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The first HFSP Nakasone award goes to Karl Deisseroth of Stanford University

The Human Frontier Science Program Organization (HFSPO) is pleased to announce that the first HFSP Nakasone Award has been conferred upon Karl Deisseroth of Stanford University for his pioneering work on the development and application of optogenetic techniques for the study of the relationship between neural circuits and behaviour. The HFSP Nakasone Award has been established to honour scientists who have made key breakthroughs in fields at the forefront of the life sciences. It recognizes the vision of former Prime Minister Nakasone of Japan in the creation of the Human Frontier Science Program. The recipient will give the first HFSP Nakasone Lecture at the annual meeting of HFSP awardees to be held in Kerala, India in November 2010.

A major challenge in neuroscience is to understand the cellular mechanisms underlying neural circuits responsible for behaviours. Approaches from pharmacology and electrophysiology have made major contributions to our understanding of the chemical and electrical basis of neural activity, but have not allowed the manipulation of specific classes of nerve cells in defined anatomical areas. Karl Deisseroth's contribution has been to engineer neurons of defined specificity in a way that makes them sensitive to light, and to use light as a stimulus to activate or inhibit their activity.

His approach builds on studies of microbial opsins (genes that encode light-activated ion channels and pumps called bacteriorhodopsins, halorhodopsins, and channelrhodopsins), ranging from work by Walter Stoeckenius and Dieter Oesterhelt in 1971 to work by Peter Hegemann and Georg Nagel in 2002, on the microbial biology and biophysics of these proteins. In a paper published in 2005, Karl Deisseroth, the principal investigator of a team at Stanford that included graduate students Ed Boyden and Feng Zhang, took the gene for one of these microbial opsins and inserted it into a virus that was then used to insert the genes into nerve cells in cell culture. The cells could be stimulated with blue light with millisecond time resolution, thus allowing for the first time optical activation of nerve cells at physiological time scales. Using the power of genetics to create different modified viral vectors, Karl Deisseroth has been able to apply this approach in living animals to make defined sets of neurons sensitive to light, even in deep brain structures of mammals. He has also developed sophisticated optical fibre technologies to allow both the optical stimulation and recording of neuronal activity together with behavioural observation. Finally, he has led the molecular engineering of microbial opsins for new classes of function, and the application of these new tools to study neural circuit function in health and disease. This combination of genetics with optics has been dubbed "Optogenetics". Karl Deisseroth has made this technology freely available and it is now being used by hundreds of laboratories throughout the world.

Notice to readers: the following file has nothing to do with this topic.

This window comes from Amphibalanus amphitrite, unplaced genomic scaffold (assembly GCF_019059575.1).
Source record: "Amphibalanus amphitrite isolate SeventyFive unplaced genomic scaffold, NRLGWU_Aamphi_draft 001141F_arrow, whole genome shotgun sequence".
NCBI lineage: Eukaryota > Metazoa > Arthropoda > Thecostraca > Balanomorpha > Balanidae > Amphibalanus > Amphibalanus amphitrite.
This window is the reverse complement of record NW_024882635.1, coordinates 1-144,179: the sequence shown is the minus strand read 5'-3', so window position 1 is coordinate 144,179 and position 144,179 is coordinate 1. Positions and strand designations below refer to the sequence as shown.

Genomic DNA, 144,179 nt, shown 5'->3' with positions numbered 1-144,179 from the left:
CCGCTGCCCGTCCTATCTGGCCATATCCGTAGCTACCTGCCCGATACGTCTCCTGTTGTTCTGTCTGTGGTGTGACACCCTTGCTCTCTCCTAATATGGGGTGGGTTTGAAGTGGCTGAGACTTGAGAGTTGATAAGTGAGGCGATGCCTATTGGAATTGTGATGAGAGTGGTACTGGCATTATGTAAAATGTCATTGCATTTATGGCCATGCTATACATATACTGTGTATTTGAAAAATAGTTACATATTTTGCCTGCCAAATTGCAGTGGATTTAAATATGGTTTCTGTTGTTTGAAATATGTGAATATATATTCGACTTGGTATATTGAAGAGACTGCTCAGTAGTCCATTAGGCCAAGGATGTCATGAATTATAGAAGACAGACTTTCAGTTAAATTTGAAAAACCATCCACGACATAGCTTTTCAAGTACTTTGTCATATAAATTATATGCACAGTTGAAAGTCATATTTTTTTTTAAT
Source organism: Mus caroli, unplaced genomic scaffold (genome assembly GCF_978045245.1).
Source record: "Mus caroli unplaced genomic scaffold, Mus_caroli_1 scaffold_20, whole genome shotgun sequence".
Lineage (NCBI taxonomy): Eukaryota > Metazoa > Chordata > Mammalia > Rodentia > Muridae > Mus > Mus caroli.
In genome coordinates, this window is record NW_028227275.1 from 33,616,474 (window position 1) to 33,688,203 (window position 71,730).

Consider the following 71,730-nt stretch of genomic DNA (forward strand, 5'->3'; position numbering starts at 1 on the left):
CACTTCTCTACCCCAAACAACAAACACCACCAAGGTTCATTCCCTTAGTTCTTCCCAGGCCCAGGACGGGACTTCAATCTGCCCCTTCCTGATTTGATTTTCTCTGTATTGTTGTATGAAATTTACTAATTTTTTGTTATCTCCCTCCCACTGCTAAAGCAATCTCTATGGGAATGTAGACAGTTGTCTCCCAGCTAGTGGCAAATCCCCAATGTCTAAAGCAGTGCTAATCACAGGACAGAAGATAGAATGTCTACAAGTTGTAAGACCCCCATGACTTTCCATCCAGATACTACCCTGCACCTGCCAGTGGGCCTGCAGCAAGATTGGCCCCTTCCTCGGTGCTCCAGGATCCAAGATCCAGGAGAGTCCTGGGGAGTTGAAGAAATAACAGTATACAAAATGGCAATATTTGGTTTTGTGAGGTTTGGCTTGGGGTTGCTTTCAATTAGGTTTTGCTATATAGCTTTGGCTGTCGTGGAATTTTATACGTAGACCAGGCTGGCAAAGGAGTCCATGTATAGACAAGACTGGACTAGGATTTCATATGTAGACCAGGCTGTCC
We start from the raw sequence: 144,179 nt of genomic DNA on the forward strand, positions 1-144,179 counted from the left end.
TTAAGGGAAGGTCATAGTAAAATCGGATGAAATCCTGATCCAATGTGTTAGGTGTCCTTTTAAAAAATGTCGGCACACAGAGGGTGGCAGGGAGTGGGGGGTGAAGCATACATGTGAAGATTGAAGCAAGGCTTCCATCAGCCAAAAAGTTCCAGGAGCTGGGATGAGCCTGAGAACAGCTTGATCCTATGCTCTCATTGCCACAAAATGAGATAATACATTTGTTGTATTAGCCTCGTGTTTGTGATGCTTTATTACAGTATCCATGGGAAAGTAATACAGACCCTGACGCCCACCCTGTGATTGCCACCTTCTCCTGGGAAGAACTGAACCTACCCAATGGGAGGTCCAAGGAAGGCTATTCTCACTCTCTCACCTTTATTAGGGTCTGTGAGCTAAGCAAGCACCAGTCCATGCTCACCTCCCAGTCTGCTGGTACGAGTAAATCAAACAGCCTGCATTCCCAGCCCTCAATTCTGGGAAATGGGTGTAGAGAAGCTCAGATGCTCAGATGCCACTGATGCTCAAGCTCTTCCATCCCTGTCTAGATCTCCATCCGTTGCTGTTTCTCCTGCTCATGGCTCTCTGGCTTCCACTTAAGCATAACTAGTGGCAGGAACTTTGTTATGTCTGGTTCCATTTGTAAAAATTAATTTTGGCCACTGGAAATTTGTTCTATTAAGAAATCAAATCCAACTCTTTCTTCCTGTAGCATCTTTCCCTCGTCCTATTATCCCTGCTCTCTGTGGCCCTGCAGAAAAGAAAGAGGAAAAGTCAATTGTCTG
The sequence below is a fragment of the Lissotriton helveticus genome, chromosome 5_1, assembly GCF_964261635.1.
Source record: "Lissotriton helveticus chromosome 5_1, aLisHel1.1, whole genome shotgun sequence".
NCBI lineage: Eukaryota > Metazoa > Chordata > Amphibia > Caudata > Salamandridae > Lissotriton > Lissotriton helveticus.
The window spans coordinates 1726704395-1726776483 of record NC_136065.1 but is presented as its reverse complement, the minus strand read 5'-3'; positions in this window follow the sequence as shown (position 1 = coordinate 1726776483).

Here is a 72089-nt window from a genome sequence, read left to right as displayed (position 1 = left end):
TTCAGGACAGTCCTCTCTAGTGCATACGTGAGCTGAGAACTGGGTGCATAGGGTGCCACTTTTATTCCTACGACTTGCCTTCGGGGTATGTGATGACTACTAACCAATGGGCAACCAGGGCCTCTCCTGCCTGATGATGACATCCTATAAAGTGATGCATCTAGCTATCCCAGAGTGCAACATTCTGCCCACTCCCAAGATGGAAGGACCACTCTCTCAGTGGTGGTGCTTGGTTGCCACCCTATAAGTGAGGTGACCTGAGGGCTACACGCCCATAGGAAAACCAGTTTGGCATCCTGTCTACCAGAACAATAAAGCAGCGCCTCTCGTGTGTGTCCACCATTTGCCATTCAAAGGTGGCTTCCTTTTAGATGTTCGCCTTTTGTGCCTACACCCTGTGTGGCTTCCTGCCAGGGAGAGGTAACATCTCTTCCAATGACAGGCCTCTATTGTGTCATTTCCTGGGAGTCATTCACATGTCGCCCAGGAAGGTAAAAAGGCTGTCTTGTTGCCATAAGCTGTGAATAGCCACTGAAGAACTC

Karl Deisseroth holds joint appointments as Associate Professor of Bioengineering and Associate Professor of Psychiatry and Behavioral Sciences at Stanford University. His pioneering work has been recognised by many prestigious awards, including from the Society for Neuroscience for his development of optogenetics, and from the Howard Hughes Medical Institute.


Contact: Martin Reddington
Human Frontier Science Program

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